Its laughable that you would say maximum use of the park. The idea they put fourth is for minimum use to the park. Anza Borago is the place where its closed trails ment to protect every part of the environment. Ocotillo wells if for familys to go on open ohv rides and enjoy the 80,000 acres. Not the closed trail low speed every where non sense these groups want to put fourth. As I have said my family and others having been using this area for over thirty years. How is this plant even around if the damage is being done is so bad. Its all made up nonsense. Glamis is a prime example. For ten years 40,000 acres was blocked from the public due to these very groups. The closure was later found to be plain made up garbage on there part. Guess what glamis just gave the public back its land. Land that should never have been taken in the first place. I can see protecting places that need protecting. But to come into OPEN OHV area and complain about ohv use.That is just plain insane.

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Avatar for user '416phil'

416phil | May 21, 2014 at 3:38 p.m. ― 3 months ago

JWK, It amazes me that ignorant fools assume everyone who rides an OHV is a spoiled brat hell-bent on destroying everything in their path.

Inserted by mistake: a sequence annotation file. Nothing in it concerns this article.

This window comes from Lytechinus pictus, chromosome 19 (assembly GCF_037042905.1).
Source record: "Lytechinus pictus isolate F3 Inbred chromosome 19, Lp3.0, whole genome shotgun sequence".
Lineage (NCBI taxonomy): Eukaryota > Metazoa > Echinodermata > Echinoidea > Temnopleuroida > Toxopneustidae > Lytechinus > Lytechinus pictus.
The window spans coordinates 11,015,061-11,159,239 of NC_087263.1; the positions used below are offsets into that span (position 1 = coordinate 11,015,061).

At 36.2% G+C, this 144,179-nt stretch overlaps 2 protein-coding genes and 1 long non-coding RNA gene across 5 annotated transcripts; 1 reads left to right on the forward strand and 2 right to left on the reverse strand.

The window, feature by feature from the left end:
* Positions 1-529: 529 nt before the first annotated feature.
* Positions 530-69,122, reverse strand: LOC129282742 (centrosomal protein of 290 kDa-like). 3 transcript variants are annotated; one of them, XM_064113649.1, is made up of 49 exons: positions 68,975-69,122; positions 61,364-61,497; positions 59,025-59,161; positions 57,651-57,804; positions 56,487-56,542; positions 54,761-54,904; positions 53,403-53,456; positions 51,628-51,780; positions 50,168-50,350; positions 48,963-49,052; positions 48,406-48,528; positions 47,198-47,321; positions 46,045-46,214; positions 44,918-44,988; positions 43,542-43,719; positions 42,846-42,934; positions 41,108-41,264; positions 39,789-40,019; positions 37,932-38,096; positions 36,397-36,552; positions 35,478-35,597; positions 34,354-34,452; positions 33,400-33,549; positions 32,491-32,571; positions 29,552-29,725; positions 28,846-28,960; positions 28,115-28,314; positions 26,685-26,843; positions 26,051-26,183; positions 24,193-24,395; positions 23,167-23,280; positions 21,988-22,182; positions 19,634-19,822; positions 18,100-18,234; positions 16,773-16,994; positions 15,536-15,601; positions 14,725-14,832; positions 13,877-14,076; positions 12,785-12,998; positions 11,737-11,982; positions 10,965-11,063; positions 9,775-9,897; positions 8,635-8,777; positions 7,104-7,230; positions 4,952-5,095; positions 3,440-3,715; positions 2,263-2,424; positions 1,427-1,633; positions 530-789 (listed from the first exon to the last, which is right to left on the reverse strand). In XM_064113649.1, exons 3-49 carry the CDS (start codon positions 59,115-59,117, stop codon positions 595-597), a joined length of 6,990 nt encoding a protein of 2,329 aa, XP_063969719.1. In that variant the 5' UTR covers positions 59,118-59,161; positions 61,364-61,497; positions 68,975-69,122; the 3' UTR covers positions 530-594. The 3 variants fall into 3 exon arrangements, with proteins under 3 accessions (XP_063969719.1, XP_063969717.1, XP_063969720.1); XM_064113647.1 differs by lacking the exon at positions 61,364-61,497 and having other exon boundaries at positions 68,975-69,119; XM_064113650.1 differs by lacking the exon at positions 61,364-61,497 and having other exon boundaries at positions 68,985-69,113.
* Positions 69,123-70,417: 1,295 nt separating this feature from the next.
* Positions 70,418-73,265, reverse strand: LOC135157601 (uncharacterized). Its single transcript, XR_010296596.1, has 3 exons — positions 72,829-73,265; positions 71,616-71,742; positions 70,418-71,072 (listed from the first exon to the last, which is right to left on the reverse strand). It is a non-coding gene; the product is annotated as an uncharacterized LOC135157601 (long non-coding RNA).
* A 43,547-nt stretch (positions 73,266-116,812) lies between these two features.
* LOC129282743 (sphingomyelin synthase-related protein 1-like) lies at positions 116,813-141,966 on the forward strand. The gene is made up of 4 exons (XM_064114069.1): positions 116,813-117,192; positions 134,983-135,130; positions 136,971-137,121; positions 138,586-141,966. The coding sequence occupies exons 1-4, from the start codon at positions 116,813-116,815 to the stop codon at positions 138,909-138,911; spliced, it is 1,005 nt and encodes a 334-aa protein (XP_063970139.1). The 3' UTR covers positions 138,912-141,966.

CADefender, the rangers out there already enforce the laws. I've seen them ticketing idiots trying to use native plants for fire wood.

"Malicious or unnecessary damage to the land" is rather vague.
While you may interpret that as OHV tracks, one might interpret "unnecessary damage" as MTB tracks or hikers' footprints. Maybe seal the whole area off to anyone, just to be safe?

If we wanted to stay on marked trails and singletracks we'd ride McCain Valley.

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Avatar for user 'CaliforniaDefender'

CaliforniaDefender | May 21, 2014 at 5:16 p.m. ― 3 months ago

416phil,

Your post makes sense. It is not appropriate to condemn the many for the actions of a few. Although from the comments on here, clearly some are part of that few.

The law is vague and needs to be tightened up to make sure people can enjoy the park and protect the environment at the same time. Not to mention more rangers are clearly needed to enforce the law.

Have fun, but protect our fragile deserts for the enjoyment of future generations.

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Avatar for user 'OffroadFamily'

OffroadFamily | May 21, 2014 at 11:24 p.m. ― 3 months ago

CADefender, I have been recreating out in the CA deserts since the early 70's on motorcycles. My parents introduced us to them and I have done the same to my family. I can only speak for myself, but I can not see a noticeable difference in the desert landscape in Ocotillo or the Red Mountain (off of HWY 395) area's in the many years I have been going out there. The landscape just hasn't changed.